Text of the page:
We can’t wait for next year.
Monday, July 3rd – Star-Spangled Salute
An all-time high 12,555 of our closest friends flocked into The Pavilion last Monday – we really hope you were one of them.
The night started (and ended – but we’ll get to that later) with a bang. The Houston Symphony kicked off the show the way every celebration of America’s birthday should – with a rousing rendition of the Star-Spangled Banner. This already fantastic performance by the symphony was bolstered by the unbelievable voice of a 17-year old vocalist, Sean Holshouser. First, his vocals silenced the packed Pavilion – we were stunned by his range and the maturity in his voice. As the Star-Spangled Banner’s energy rose, however, so did the crowd’s resolve to applaud Sean’s performance. Sean crescendoed emphatically, and the night was on its way.
Holshouser wouldn’t be the only impressive vocalist to take the stage. After playing a few American classics that got the crowd up and dancing, Grammy-nominated singer Ryan Shaw took the stage. Ryan is an all-out performer, and his range couldn’t possibly be overstated. He led the people of The Pavilion in the kind of jam-session you wouldn’t normally expect at a symphony show. We were continually surprised at what Ryan’s voice could do and we were having more fun than I could put into words. There was plenty of dancing to go around.
After a full set of patriotic, symphonic and American classics, the Houston Symphony presented its salute to the members of our military, both veterans and active. It recognized each of the branches of our armed forces with their theme and presented the audience with an opportunity to show their gratitude as well. It was a sweet thing to see over 12,000 people stand in thanks for the service of brave men and women – and well deserved.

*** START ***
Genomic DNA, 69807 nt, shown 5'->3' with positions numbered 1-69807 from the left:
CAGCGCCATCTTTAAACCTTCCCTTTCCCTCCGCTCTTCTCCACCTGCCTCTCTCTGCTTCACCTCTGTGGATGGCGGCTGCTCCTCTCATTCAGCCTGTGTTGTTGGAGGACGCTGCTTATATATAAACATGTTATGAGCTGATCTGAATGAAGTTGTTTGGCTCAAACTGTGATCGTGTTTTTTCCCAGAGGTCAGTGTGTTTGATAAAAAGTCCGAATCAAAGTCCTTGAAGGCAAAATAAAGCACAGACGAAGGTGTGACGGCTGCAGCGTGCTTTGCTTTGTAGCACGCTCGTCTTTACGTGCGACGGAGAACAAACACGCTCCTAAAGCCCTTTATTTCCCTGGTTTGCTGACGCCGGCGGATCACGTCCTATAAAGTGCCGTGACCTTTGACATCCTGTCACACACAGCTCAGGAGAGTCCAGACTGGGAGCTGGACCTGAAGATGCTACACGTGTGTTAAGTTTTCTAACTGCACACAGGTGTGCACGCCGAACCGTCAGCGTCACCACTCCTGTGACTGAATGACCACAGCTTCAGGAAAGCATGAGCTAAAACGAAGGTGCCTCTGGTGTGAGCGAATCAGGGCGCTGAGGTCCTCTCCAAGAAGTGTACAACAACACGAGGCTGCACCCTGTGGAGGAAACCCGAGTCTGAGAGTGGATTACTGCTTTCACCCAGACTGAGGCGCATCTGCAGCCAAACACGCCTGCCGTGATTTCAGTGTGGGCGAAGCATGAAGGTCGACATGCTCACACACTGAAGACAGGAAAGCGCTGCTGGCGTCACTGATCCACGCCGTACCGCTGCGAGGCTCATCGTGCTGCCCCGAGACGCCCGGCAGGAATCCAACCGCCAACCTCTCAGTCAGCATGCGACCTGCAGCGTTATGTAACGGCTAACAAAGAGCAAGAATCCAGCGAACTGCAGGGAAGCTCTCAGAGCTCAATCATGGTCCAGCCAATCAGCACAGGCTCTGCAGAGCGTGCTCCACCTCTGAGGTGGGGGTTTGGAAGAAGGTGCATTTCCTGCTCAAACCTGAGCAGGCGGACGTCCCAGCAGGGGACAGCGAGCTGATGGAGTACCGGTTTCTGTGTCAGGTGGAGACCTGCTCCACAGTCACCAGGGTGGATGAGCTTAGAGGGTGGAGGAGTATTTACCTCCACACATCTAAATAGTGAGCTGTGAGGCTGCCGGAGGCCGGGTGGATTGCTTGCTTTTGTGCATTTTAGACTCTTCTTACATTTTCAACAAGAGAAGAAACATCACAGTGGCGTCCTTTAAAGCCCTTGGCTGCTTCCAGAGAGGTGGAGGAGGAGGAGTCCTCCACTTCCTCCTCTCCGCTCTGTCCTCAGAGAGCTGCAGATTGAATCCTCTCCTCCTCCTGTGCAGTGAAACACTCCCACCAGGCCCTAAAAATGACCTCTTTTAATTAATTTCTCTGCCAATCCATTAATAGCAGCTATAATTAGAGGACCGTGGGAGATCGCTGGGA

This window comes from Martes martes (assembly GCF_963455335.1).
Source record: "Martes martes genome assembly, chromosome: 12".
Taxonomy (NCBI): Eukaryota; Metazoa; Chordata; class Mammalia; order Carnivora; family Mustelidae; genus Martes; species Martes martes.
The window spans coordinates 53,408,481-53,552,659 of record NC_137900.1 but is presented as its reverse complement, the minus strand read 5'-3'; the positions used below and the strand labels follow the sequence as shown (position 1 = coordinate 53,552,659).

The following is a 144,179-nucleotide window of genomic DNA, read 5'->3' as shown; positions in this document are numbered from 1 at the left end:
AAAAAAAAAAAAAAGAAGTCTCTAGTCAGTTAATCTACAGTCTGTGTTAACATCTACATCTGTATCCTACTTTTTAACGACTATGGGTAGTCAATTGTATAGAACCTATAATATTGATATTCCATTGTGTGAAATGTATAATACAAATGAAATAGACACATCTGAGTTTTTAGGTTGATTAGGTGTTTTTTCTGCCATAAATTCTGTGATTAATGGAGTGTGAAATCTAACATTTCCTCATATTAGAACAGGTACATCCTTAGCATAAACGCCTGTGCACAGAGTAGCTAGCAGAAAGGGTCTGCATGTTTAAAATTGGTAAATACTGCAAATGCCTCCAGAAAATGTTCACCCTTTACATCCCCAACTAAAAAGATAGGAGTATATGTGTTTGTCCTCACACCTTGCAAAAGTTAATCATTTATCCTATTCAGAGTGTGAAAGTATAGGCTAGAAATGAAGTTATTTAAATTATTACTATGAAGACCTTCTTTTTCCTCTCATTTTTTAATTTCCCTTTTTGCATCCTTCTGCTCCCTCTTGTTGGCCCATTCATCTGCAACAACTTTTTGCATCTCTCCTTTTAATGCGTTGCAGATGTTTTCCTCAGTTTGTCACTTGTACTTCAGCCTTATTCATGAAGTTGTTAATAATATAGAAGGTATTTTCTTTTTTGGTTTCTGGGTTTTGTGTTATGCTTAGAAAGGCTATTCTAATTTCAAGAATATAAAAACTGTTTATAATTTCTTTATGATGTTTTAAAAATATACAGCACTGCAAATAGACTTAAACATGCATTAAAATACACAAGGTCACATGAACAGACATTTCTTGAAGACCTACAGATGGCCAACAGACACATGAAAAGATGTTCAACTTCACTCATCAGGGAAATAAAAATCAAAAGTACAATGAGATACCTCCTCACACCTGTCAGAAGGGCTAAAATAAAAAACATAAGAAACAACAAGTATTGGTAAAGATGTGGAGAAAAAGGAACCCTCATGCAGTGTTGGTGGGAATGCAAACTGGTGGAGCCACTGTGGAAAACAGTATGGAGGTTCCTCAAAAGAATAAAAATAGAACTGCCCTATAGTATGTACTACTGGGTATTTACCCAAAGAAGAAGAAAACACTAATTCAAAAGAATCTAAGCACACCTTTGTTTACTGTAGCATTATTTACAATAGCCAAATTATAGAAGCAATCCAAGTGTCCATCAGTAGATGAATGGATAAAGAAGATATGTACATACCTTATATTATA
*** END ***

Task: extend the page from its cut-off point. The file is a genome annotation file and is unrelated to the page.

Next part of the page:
The night ended the only way it could – with the 1812 Overture and the firing of real cannons from atop the lawn. It was a perfectly patriotic finish to a night we won’t soon forget.
Saturday, July 8th – Symphonic Sights and Sounds
The sky and symphony were in concert together this past Saturday. From the opening notes of this enthralling combination of visual and auditory cues, the sky provided a brilliant backdrop. I’ll let it speak for itself.
On stage, we witnessed something pretty brilliant as well. Conductor Francesco Lecce-Chong acted as a guide for the audience as he and the Houston Symphony dove into an exquisite line-up of songs you probably know, but didn’t know you knew. Between each piece Lecce-Chong stopped and helped the audience understand what to look for in the music in everyday terms and then – and this was one of the most fun parts of the show – provided videos onscreen to help the listener feel the music even further.
We watched cows storm a country hillside, cowboys raid the old west, day break in a far off land and lightning storms roll in on a clear night. Through it all, Lecce-Chong was excited to share what he loved most. His presentation brought to mind the passion that is required to play in a symphony, and the passion required to lead one.
The night closed with Lecce-Chong leading the Houston Symphony through the William Tell Overture (you may know it as the theme to The Lone Ranger). Lecce-Chong explained that though the last four minutes of the piece are the most popular, the entire piece is a beautiful triumph, and well worth listening to time and time again. As the symphony played, guests on the lawn noticed lightning striking in the clouds far in the distance. Suddenly, the music and lightning became something incredible together – something I’m glad to say I was there for.
Are you ready for the upcoming week at The Pavilion?
Friday, July 14: Third Eye Blind and Silversun Pickups – Tickets & Info
Wednesday, July 19: The Composer is Dead with The Houston Symphony – Tickets & Info